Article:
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Archive for July, 2009

If you’ve seen the “Serenity Now!” episode of Seinfeld, you can infer the inflection in my voice as I conjure George Costanza and declare, “Humility Now!”

The success is that I have not lost sight of any of the disciplines I’m announced on Day 1.

The challenge is the timing. My old habits are pushing against the new ones. Old habits fighting for their lives. Instead of fighting back, I’m observing, thanking the old habits for their input, and fitting the new ones in as best I can.

Case in point: I haven’t skin brushed yet today and it’s already mid-afternoon. My habit of jumping into my projects and putting off routines is strong today. “Okay, thanks for sharing.”

I’m signing off now to do my skin brushing…

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The Monday health cleanse was challenging, due in large part to the spontaneity of my commitment. I was not prepared with the right foods, so although my dinner was very healthy, it was not technically “cleanse-approved.” 🙂

I’m enjoying the 10 PM meditation. It gets me to bed much earlier than I’d gotten used to. It’s also a relaxing way to end the day.

I did the skin brushing and affirmations, and I ran.

Regarding my feelings around these disciplines, I feel committed without any strong emotions either way.

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To begin these 100 Days of Peaceful Discipline, I start with an excerpt from my upcoming book, Peaceful Productivity:

To use your systems and structures most effectively, you must be motivated by a sense of humble discipline. You must take your ego out of the equation. You don’t follow your systems because doing so makes you better or not doing so makes you worse. You don’t follow your systems because doing so is right and not doing so is wrong. You simply follow them because you’ve chosen to.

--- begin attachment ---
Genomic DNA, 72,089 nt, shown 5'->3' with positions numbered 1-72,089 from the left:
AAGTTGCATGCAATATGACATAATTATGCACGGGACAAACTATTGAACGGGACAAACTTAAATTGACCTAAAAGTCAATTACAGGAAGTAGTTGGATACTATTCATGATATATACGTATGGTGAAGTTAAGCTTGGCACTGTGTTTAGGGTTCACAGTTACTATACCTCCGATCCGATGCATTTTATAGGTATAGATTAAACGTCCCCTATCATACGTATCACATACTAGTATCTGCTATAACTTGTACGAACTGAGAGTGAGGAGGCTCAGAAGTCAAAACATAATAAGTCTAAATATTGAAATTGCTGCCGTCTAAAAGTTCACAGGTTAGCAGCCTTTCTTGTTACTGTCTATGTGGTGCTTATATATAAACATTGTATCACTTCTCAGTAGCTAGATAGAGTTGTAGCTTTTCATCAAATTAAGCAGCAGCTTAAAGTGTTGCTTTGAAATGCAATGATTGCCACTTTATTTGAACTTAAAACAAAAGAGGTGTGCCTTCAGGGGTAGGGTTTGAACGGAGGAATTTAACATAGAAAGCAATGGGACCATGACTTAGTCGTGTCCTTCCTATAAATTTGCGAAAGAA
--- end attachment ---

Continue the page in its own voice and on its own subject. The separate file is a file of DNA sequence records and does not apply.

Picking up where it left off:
The discipline to follow your systems comes from a deep faith in the power of choice, a deep sense of personal responsibility. In that faith and responsibility is humility. By contrast, imagine a choice made from arrogance. How powerful of a choice is that? When you do something out of a feeling of superiority, you are giving away some of your power to whoever or whatever you’re feeling superior to because you’re reacting to it. In fact, arrogance is both reactive and non-present. Arrogance is a story in your head about why and how you will prove yourself better than other people by making some choice. But when you’re controlled by such stories, you can’t make powerful choices.

When you choose to commit to a discipline humbly and not arrogantly, you are choosing to have an experience. For example, in writing this book, I chose to commit to an intense writing schedule for three months. Not because it would make me better than anyone else, and not because other strategies for writing are worse or wrong, but because I wanted to have the experience of immersing myself in the writing. I wanted to find out what it felt like and what I could create at the end of that experience. And the only way to know that was to do it.

When you make the discipline about having an experience, it’s no longer personal. The choice is clear: To have the experience you must stick to the commitment. You’re not bad if you don’t. You simply won’t have the desired experience. And because you define the experience for a specific limited period of time, you also side-step the all-or-nothing pitfall.

Bring this mindset of humble discipline to your systems and structures. When you design them, do so with the understanding that they will give you an experience. Only after you’ve had the experience can you say if it served you or not. Assuming you can know what will work and what won’t before you try it is arrogant, as is assuming you know how a month-long discipline will feel after only having done it for a day or two. Be humble in your disciplines, structures, and systems. Take your choices seriously without making yourself right or wrong for those choices, and you’ll feel more empowered and committed in those choices.

Some of the disciplines I am choosing for the next 100 days are:

  • 10 PM meditation before bed
  • Monday health cleanse (fruits and vegetables only)
  • Skin brushing and affirmations in the morning
  • Daily reporting on this blog

If anyone wants to join me in adding a humble discipline to your life for the next 100 days (or some shorter time frame), please comment on this post.

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